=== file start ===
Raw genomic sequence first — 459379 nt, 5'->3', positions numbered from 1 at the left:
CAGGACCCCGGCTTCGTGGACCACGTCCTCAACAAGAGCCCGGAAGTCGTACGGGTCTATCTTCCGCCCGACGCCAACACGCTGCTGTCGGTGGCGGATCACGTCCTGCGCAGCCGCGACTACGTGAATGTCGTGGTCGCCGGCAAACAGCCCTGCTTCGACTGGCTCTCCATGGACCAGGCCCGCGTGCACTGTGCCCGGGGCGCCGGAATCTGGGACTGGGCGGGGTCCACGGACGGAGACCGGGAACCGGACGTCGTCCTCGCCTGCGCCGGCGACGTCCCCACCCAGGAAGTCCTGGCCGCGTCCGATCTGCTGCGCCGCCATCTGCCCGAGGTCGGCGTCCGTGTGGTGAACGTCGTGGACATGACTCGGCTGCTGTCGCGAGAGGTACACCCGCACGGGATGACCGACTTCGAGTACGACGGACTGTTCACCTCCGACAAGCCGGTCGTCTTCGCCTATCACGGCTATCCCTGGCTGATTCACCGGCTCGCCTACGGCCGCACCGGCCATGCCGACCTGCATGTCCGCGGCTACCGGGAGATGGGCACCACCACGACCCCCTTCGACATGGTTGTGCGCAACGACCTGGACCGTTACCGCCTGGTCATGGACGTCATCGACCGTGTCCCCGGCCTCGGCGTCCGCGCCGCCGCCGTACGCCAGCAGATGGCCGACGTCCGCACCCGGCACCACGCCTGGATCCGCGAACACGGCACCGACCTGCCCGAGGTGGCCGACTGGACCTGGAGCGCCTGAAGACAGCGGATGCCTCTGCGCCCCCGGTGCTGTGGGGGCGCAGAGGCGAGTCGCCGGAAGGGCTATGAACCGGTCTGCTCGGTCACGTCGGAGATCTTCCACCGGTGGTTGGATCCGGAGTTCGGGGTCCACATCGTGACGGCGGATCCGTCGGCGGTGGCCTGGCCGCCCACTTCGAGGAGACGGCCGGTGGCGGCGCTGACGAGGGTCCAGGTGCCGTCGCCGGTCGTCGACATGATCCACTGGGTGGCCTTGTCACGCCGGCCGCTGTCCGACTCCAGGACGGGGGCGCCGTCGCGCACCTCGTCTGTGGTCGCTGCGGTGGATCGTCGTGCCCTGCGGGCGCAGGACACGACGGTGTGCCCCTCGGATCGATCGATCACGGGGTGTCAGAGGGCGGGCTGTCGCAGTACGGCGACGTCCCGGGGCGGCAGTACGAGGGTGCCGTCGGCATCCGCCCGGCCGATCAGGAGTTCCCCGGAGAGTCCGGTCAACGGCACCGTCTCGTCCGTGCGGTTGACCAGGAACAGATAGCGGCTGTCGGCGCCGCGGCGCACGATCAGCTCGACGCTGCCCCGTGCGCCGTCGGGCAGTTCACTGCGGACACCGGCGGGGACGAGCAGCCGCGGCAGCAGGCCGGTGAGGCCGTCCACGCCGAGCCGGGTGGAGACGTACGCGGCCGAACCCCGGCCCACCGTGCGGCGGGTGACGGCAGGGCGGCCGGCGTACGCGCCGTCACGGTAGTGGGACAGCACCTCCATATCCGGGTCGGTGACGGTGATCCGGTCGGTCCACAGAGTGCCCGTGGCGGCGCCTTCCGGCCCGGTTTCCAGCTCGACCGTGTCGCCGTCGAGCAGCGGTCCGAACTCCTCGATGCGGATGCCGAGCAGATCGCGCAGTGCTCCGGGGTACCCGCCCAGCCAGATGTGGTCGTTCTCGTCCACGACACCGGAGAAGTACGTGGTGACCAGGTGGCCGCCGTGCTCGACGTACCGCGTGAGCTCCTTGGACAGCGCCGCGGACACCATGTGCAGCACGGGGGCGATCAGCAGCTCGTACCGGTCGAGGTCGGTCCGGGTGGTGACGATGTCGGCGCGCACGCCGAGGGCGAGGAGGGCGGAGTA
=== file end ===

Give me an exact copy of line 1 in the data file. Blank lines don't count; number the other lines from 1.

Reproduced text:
Raw genomic sequence first — 459379 nt, 5'->3', positions numbered from 1 at the left: